Where did I learn my economics? The question makes me nostalgic and takes me back into the 1960s, when I was a masters’ student at the Delhi School of Economics. There I studied under luminary professors such as K. N. Raj, Jagdish Bhagwati, Amartya Sen, and India’s current prime minister, Manmohan Singh. They were great teachers and taught me the fundamentals of modern economics.

However, there was one other teacher, whose theories were remarkably different and unknown. He was not even at the Delhi School. I met him in Lucknow, at the time a rather small town in India. He was Shri Prabhat Ranjan Sarkar, a wonderful man of vast knowledge in many different areas. He had written books on history, economics and philosophy among others. Two points stood out in his theories. First, the foundation of prosperity is people’s purchasing power; second, rising inequality eventually destroys any economy.

I left India for the United States in 1966 to do a Ph. D., but Sarkar’s ideas stayed with me and followed me wherever I went. I studied classical economics, Keynesian thought, and numerous other schools, but none focused on what Sarkar had stressed. Finally, I decided to write about his ideas and introduce them to the world, because few paid attention to the gems he had offered. I wrote a number of books based on his theories, starting in 1978, but here I want to emphasize how his ideas enabled me to see through the vacuity and deception of Greenspan’s policies.

The Wage-Productivity Gap

Greenspan focused on company profits and labor productivity as the main engines of economic growth and prosperity. He believed that high profits generate high employment and high wages lead to joblessness. I will now show how this view is myopic and the sole cause of most of the economic travails afflicting the world.

Let me start with a universally acceptable statement. A healthy economy requires that there is a balance between supply and demand. Here supply means the production of goods and services offered to entire society, and demand means society’s demand for such things. Thus, economic balance requires that



Supply = Demand



Without this balance, there is either high unemployment or high inflation. The main source of supply is labor productivity, whereas the main source of demand is the real wage, or people’s purchasing power in Sarkar’s nomenclature. When productivity rises, production or supply goes up and when the real wage increases, consumer spending, and hence investment spending, go up. Because of this investment and new technology, productivity grows over time, which means supply rises over the years. Therefore, demand must also grow proportionately to maintain the economic balance, implying that the real wage must rise in proportion to productivity. However, Greenspan loved to see the rise in productivity but hated the rise in the real wage. He even wanted to abolish the minimum wage, and always argued against its rise, although relentless price increases in the United States had all but demolished its purchasing power. In this respect, the maestro had a lot of company, including the support of President George W. Bush and economic establishment. As a result, the U.S. minimum wage, which peaked at $10 per hour in 1969 in terms of 2008 prices, is now less than $7. Incidentally, the unemployment rate in 1969 was just 3.5 percent, among the lowest in US history.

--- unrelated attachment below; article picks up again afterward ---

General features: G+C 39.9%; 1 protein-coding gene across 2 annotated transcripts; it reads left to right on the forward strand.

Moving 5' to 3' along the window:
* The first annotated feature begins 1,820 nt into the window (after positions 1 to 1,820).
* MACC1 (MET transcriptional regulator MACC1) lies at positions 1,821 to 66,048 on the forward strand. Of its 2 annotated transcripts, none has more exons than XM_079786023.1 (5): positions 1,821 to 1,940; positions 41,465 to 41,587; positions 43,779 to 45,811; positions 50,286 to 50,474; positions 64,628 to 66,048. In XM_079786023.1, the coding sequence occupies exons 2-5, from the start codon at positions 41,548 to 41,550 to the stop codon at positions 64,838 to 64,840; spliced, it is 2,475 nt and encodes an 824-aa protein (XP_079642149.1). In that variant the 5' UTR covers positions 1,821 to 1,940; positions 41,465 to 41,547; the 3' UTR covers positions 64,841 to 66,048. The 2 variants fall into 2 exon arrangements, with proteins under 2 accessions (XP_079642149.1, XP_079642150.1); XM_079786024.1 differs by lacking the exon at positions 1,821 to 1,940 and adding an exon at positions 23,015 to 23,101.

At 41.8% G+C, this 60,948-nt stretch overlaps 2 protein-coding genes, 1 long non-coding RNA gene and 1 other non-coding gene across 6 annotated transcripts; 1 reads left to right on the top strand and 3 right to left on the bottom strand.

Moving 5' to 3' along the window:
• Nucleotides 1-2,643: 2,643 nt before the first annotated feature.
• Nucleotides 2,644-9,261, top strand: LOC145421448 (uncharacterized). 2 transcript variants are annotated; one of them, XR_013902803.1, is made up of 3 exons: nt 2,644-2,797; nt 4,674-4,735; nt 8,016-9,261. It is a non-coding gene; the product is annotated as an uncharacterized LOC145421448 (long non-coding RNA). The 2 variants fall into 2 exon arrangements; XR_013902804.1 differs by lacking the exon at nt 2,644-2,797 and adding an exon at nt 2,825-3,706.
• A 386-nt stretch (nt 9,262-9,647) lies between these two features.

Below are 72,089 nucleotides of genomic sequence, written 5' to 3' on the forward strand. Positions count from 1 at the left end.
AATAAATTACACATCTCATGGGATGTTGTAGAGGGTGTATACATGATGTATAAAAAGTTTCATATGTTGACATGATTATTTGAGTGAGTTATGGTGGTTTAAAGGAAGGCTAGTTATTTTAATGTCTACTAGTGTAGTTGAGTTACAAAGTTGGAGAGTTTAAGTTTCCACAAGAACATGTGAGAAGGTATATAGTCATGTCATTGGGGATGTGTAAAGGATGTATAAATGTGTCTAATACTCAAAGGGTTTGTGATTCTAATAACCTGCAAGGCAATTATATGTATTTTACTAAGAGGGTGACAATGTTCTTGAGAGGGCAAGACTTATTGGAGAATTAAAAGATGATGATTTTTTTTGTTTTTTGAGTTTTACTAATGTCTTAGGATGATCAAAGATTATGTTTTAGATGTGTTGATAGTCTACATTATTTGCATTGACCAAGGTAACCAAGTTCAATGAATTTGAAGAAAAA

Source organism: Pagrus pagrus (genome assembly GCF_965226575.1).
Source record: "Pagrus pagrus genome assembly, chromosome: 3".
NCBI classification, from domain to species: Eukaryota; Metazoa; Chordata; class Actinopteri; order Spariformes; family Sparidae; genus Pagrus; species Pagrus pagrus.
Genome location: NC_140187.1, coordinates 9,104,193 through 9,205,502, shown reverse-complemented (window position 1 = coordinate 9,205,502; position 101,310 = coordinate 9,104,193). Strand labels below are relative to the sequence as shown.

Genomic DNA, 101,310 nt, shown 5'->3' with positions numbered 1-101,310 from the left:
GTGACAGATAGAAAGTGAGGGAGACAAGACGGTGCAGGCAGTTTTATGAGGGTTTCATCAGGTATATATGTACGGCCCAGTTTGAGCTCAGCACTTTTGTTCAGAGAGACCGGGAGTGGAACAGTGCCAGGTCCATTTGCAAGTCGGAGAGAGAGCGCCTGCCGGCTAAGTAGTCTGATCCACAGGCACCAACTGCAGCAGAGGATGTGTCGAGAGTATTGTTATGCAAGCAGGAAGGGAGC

If the real wage fails to grow as fast as productivity, then over time, a wage-productivity gap develops and



Supply > Demand



Then how do you maintain the indispensable economic balance? This is where the special genius of Greenspan, along with that of conventional economics, came into play. This is where liberal and conservative economists alike, some of them Nobel Laureates, preached their gospel and in the process failed the world.

There is another way through which demand can be raised—new debt. It is an artificial way, and cannot be used forever, but it can postpone the problem for a long time, while the potential economic imbalance builds and cumulates. From 1981 on, U.S. budget deficits, with Greenspan and company advising President Reagan, grew apace. Economists called it fiscal policy, but in reality it was a debt-creating policy. This is how the supply-demand balance was maintained in the presence of the rising wage gap. Thus, for a while, economic balance occurs when



Productivity growth = growth of the real wage plus debt

and

new debt = supply – demand



The Profit and Stock-Market Bubbles

Once productivity outpaces the real wage and debt fills the supply-demand gap, company profits skyrocket, because the entire fruit of rising productivity goes to capital income. However, these are debt-supported profits, because without this debt goods will be unsold and profits will fail to materialize. With rocketing profits come rocketing share prices, so everybody becomes happy and begins to dance. This is how Greenspan won the world’s adulation, and no one looked at the magical role played by debt.

Once federal debt began to sore in the United States from 1981 on, it took barely a year, before the Dow Jones Index (the Dow in short) began to rise. The Dow ended the year around 800, but climbed above 2,000 by mid-1987. It had taken the ballyhooed index about 100 hundred years to go past 1,000, but the next 1,000 came in merely two years. A grateful Reagan appointed Greenspan as the Fed chairman in August 1987, but two months later the maestro had to face the music of his own handiwork. The debt-built stock market bubble, founded by that debt-built profit bubble, crashed in the month of October. Greenspan had no idea of how the rising wage gap generates the supply-demand gap. Instead of focusing on wages, he turned to the other way of creating debt. He flooded the world with money and trimmed the interest rate to lure consumers into borrowing. New debt was now created with the help of fiscal policy as well as what economists like to call monetary policy. However, such euphemisms only mask the truth, which is that these policies solve the problem only by generating new debt.